I have no mature trees in my yard, but I borrow this big old silver maple (Acer sacharrinum) growing wild in the pond area below our house. It is my view out the living room window to the east.
An ancient twisted white birch (Betula papyrifera) across the street calls to me from inside my house. I notice it every time I look up and glance out the north windows. I love it; the house and the overhead wires not as much. Wouldn't that be a dramatic view with my green spruce in the foreground and the borrowed crooked birch behind it.... if only I could zap the house and street and wires. That's one problem with views you don't actually own.
When we first moved in, all I had was a borrowed view, until my own gardens grew in. And until other houses were built next to us.
|The ridge from our front porch initially. Now a house is in that empty field.|
|My plants, framed by borrowed greenery from the woods beyond. I love the intersecting angles.|
Some borrowed views are expansive, like the hills that surround Carol at Flower Hill Farm in Massachusetts. Her plantings are so much a part of the view that her garden is all one seamless fabric of tended hill and natural woods and wild meadow.
The opposite is true of the borrowed view at Conrad Art Glass & Gardens in Wisconsin. His beautiful garden is completely surrounded by farmland that features silos and flat open pastures. The world outside his acreage is completely unrelated to the woodsy, enclosed, conifer-thick, birch shaded scenes he has created.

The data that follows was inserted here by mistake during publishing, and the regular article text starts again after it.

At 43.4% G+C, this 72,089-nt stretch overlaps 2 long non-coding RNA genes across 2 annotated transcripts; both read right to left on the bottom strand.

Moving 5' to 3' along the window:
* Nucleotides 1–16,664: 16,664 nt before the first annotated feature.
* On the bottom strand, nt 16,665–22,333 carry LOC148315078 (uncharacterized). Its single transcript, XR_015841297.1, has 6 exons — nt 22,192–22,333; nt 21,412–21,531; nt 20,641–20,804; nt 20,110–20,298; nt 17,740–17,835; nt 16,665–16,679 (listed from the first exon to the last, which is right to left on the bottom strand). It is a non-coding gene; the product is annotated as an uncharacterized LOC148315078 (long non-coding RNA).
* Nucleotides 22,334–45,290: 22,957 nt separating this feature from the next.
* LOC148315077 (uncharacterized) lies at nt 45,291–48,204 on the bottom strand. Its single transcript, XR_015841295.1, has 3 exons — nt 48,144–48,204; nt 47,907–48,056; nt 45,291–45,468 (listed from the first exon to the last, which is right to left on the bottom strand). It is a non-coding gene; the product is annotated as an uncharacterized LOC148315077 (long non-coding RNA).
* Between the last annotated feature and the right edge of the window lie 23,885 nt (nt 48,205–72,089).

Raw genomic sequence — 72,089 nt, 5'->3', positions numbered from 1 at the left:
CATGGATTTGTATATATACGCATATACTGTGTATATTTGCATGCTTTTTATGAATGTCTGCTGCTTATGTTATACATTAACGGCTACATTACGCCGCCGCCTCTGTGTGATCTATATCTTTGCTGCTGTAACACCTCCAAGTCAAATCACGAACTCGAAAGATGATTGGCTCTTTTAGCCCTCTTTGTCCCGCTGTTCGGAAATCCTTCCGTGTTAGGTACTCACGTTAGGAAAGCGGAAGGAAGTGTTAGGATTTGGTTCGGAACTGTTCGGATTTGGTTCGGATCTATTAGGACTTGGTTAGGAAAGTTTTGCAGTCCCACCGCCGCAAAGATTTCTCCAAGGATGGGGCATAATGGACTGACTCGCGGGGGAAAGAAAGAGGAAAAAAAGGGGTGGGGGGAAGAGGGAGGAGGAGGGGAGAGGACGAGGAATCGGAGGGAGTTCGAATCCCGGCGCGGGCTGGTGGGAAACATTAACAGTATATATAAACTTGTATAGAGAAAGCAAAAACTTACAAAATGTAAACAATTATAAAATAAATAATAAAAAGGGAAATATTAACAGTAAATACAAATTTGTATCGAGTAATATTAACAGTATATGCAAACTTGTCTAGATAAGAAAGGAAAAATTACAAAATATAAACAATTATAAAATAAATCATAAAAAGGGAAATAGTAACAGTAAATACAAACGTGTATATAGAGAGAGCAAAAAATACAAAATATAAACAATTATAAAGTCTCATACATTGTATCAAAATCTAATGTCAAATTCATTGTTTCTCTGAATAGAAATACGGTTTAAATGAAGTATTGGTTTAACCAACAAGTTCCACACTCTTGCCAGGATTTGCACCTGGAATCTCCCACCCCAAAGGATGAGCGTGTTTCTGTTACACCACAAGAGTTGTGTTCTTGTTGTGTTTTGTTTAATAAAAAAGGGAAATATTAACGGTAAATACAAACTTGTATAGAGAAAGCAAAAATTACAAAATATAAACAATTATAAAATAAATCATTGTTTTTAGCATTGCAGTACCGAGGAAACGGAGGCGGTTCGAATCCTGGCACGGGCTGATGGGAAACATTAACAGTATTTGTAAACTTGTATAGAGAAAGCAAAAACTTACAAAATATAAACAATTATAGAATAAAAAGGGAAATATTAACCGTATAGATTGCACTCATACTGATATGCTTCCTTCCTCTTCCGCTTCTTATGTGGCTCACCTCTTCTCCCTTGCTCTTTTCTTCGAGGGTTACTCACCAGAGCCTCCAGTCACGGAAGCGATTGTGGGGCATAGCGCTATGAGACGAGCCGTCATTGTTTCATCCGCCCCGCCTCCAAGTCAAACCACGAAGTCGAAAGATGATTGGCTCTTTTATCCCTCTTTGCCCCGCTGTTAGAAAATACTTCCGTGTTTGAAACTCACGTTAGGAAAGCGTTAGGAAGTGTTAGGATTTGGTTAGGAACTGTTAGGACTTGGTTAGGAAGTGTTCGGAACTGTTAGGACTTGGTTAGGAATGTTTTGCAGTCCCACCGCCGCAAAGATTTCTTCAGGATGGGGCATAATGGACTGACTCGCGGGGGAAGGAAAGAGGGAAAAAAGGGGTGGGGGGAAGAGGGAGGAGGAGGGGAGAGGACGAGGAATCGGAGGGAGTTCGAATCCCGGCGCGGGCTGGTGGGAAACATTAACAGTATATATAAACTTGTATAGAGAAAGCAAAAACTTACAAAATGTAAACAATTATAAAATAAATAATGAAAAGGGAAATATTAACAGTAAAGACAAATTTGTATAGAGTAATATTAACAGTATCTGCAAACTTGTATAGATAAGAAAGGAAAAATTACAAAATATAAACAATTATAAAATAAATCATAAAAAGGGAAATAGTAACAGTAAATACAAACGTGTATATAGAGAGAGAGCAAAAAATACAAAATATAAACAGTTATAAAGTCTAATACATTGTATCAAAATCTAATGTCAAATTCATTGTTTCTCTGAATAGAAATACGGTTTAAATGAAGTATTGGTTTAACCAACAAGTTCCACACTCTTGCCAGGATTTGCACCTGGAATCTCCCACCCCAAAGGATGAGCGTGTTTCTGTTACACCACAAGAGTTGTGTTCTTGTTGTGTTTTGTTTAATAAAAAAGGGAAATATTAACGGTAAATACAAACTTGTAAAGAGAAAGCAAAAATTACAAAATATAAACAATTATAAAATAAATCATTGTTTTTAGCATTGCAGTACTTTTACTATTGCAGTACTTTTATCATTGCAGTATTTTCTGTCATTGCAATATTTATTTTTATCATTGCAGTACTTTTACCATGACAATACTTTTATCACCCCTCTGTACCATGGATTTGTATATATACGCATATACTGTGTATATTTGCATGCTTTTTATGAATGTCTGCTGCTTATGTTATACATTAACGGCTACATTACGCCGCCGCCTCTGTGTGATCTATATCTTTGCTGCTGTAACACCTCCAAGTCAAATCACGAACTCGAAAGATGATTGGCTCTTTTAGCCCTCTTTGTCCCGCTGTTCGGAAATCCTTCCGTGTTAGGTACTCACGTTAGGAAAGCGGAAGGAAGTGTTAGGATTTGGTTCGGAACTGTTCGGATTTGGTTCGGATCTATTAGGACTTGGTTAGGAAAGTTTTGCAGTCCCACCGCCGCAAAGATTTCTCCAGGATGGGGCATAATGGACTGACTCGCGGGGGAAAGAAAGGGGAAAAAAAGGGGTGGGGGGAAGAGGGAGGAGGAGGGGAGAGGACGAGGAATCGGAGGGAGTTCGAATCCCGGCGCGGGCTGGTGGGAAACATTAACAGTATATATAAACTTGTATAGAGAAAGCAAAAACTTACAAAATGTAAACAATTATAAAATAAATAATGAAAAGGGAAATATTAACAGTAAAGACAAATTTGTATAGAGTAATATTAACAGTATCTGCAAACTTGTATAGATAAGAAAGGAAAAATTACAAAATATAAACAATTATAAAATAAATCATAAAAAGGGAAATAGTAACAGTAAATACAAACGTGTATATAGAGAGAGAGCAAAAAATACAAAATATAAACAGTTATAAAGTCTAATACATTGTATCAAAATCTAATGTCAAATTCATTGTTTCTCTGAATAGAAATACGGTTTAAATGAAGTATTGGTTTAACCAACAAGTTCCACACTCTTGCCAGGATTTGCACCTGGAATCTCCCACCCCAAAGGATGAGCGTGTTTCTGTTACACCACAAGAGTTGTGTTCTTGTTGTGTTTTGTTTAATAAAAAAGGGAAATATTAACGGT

|Even without a pink sky, I like this borrowed view in winter|
My own borrowed view is a mix; no seamless blending of garden into hillsides, but I am not in an enclave of enclosed garden rooms either.
My view is a big old tree over there, a low ridge beyond, a rising slope, other old trees and vines over here .... and, distressingly, electrical wires, roads, houses and a playground down the street. And much of the woods and ridgeline is covered with invasive plants and trash trees that I never would have planted.
I have to live with the scenes I don't like, and problematic plants that I see but can't do anything about. But I'm fortunate to have the views around me that I do have... wild, beautiful, and borrowed.